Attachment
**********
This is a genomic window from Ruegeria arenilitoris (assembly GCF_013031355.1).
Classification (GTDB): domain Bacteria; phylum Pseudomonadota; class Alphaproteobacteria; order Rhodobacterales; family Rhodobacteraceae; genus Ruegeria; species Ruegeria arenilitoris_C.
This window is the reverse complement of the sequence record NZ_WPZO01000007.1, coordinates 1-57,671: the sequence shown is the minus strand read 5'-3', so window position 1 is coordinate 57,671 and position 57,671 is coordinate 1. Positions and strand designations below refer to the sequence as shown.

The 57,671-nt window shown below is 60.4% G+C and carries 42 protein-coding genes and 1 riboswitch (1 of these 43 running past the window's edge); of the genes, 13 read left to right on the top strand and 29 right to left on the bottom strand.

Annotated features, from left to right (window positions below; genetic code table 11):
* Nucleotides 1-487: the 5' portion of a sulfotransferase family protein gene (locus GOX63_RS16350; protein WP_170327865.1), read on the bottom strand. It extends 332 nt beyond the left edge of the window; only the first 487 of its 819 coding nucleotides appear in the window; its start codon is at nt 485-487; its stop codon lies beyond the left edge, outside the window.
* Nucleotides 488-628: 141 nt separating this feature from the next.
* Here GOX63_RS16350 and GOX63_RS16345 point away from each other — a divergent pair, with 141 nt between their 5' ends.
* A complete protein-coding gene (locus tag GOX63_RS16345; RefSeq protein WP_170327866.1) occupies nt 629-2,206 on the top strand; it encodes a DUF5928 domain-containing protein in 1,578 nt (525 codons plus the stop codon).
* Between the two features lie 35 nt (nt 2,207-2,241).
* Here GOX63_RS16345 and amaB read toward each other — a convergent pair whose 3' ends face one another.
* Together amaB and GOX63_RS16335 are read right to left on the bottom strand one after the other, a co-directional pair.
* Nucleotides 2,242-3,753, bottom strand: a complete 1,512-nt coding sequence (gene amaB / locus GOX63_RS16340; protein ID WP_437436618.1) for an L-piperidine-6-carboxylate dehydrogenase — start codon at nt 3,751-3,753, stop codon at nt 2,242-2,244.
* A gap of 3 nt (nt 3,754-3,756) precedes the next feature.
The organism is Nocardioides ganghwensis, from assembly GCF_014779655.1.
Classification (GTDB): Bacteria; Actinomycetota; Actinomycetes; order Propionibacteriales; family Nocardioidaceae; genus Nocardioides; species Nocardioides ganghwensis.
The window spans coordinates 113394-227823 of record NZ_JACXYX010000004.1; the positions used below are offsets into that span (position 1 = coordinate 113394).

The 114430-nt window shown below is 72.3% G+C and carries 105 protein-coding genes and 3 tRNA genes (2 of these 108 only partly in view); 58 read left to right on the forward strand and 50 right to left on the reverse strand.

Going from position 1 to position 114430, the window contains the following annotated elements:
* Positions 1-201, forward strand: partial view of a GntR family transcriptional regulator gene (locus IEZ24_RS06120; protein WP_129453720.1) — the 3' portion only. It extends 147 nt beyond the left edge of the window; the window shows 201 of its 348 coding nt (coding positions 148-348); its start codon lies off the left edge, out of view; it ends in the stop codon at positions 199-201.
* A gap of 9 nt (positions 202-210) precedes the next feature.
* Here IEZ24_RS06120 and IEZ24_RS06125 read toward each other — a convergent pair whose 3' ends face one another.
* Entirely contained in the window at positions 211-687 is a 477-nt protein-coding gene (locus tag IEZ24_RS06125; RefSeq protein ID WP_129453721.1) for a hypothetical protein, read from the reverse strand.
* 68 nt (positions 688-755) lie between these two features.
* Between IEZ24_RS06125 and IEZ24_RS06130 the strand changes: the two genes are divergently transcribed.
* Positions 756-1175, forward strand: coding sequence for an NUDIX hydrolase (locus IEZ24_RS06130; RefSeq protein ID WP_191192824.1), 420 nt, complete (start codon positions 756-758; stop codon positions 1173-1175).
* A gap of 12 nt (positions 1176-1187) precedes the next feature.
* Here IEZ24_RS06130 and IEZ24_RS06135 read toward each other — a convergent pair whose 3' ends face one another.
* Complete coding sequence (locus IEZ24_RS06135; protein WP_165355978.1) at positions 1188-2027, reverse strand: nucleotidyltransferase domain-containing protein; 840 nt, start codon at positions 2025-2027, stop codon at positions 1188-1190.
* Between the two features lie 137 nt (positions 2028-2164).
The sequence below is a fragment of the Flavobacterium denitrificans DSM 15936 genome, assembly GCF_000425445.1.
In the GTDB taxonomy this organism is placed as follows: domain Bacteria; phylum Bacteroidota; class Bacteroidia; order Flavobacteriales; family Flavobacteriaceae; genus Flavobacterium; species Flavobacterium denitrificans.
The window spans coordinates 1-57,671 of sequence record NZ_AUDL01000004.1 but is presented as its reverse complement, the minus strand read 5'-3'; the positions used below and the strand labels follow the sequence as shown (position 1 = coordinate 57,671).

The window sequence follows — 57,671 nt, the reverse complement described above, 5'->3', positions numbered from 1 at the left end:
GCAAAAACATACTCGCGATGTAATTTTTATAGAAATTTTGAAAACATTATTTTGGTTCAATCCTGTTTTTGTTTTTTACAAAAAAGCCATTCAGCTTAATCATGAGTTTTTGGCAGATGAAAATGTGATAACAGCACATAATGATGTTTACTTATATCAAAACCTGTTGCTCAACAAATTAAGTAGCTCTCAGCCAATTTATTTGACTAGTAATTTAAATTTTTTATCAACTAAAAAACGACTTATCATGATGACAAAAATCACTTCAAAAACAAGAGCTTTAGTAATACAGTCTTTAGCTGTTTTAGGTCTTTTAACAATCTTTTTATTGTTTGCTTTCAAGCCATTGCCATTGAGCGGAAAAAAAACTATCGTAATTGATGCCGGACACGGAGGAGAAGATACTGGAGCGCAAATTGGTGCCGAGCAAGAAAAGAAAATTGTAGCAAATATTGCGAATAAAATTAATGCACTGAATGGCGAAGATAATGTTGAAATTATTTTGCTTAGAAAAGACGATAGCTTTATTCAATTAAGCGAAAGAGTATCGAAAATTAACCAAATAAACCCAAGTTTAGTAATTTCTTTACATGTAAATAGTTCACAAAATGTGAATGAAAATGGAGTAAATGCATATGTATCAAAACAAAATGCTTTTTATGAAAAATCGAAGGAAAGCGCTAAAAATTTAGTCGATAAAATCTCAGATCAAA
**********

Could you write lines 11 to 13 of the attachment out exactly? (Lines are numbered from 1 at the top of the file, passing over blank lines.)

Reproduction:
* Here GOX63_RS16345 and amaB read toward each other — a convergent pair whose 3' ends face one another.
* Together amaB and GOX63_RS16335 are read right to left on the bottom strand one after the other, a co-directional pair.
* Nucleotides 2,242-3,753, bottom strand: a complete 1,512-nt coding sequence (gene amaB / locus GOX63_RS16340; protein ID WP_437436618.1) for an L-piperidine-6-carboxylate dehydrogenase — start codon at nt 3,751-3,753, stop codon at nt 2,242-2,244.